Cecil Alexander’s circular house in Atlanta, on the cover of Florida Architect in April 1958. Finished in 1957, the house was featured in Life magazine in November of that year, and in Progressive Architecture in November 1959.
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Pioneering African-American architect Joseph W. Robinson designed this modernist round house in 1956, at a time when architecture as a profession was largely closed to black Americans -
The house is located in the iconic African-American neighborhood of Collier Heights, built to house the cream of black, middle-class Atlanta. Residents like the Reverend Ralph Abernathy and attorney Donald B. Hollowell organized civil rights protests, led get-out-the-vote efforts, and changed the world for the better.
“Collier Heights was built by blacks for blacks and financed by blacks,” said Juanita Abernathy, Reverend Abernathy’s widow.
Collier Heights has since been added to the National Register of Historic Places. During African-American History Month, the National Register of Historic Places is highlighting some of the historic properties that exemplify African-American achievement.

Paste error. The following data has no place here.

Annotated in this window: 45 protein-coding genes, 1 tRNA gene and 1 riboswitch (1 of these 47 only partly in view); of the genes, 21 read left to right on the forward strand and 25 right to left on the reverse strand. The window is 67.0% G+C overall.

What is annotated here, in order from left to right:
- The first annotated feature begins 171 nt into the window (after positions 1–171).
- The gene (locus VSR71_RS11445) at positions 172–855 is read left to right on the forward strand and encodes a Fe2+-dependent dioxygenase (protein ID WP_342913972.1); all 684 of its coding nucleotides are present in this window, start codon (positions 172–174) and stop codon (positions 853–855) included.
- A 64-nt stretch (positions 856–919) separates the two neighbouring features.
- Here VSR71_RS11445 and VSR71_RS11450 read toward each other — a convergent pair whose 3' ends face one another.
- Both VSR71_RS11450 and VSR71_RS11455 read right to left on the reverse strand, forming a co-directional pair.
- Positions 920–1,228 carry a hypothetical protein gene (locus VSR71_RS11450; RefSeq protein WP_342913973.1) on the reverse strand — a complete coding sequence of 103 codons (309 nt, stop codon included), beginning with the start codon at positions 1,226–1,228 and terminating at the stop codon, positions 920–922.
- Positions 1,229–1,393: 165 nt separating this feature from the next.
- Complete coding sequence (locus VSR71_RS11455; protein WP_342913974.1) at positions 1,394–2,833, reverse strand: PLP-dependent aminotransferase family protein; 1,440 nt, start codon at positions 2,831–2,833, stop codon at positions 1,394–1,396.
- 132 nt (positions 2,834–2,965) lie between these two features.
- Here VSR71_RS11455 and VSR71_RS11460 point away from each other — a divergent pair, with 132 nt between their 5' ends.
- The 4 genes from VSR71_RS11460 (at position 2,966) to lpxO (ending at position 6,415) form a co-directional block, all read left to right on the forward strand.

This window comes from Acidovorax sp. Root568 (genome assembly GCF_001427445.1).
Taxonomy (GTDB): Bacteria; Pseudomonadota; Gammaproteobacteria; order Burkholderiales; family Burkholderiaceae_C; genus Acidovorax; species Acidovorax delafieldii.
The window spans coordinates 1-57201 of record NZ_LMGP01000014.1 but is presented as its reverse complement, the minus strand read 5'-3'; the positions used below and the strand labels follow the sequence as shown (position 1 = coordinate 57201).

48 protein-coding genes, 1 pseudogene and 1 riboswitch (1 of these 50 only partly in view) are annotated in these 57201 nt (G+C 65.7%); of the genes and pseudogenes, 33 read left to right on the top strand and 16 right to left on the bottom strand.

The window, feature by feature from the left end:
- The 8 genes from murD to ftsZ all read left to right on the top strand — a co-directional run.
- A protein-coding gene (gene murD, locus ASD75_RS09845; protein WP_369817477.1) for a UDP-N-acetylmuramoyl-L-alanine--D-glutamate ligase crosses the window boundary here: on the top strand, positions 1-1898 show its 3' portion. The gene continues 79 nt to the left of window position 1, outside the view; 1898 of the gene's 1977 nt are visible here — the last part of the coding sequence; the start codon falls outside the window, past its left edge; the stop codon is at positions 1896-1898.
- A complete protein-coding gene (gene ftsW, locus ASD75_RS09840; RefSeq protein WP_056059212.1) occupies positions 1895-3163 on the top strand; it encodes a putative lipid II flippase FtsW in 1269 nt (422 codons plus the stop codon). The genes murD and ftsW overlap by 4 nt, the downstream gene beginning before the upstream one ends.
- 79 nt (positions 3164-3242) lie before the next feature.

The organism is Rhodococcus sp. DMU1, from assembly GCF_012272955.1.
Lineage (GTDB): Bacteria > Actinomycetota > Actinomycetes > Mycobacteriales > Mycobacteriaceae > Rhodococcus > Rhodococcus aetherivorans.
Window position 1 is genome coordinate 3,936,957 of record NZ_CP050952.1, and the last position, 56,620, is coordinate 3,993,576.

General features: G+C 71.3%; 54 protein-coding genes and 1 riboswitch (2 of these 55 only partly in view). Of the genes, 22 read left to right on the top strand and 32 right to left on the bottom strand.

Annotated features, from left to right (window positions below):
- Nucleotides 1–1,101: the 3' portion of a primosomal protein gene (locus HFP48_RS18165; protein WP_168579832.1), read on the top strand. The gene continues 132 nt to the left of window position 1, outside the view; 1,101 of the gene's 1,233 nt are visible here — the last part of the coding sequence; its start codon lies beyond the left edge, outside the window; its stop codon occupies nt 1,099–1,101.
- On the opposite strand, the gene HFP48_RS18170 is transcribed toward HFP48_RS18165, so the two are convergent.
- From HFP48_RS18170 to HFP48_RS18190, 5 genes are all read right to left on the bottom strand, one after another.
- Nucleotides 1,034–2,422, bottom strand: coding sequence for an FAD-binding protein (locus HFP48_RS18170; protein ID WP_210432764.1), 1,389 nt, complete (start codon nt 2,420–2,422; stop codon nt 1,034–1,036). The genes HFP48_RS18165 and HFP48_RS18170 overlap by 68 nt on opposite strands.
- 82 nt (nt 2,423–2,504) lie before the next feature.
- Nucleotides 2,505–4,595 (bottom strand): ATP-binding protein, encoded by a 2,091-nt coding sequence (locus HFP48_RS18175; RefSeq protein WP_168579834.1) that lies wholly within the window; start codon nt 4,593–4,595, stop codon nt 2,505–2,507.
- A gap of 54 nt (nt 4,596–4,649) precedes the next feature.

That’s how Life magazine described this 1957 modernist showpiece, designed by architect Cecil Alexander, who studied under Bauhaus masters Marcel Breuer and Walter Gropius at Harvard in the 1940s -
Located in Atlanta’s wealthy Buckhead neighborhood, the house was falling apart when Theodore and Susan Pound bought it in 2005. They spent hundreds of thousands of dollars restoring it, relying, in part, on blueprints and advice from the original architect.
“You seem so normal to us, you don’t seem like a contrarian,” Mr. Pound told [Cecil Alexander] recently. “But this house is such a basically nonconformist idea. It’s still something of a mystery to me: why is it round?”
Mr. Alexander, a jovial raconteur with a razor-sharp memory, has an explanation for everything. “My first plans were L’s or squares or rectangles,” he told the Pounds. “But then I realized those shapes waste so much space — a circle is compact, it gives you the maximum interior room for the minimum amount of exposed wall.”
The house was listed on the National Register of Historic Places in March 2010. The registration form explains that Alexander built the house for his family’s use, and that the circular plan ensured that the family would get together at least once or twice a day. As the architect told Progressive Architecture in a 1959 interview, “lt was our conception that the family should feel itself a unit — thus, the circular plan …. The central covered and sky-lighted court has constituted a constant place of meeting.”
The Orcutt House, in Worthington, Ohio, “comprises two interpenetrating circles.” Built in 1958, its design, by architect Theodore van Fossen, reflects Frank Lloyd Wright’s principles of organic architecture. Now on sale for $749,000.
Another round house is available in Dalton, Georgia, for a mere $125,000. Built in 1972, it’s a two-story house with exposed beams.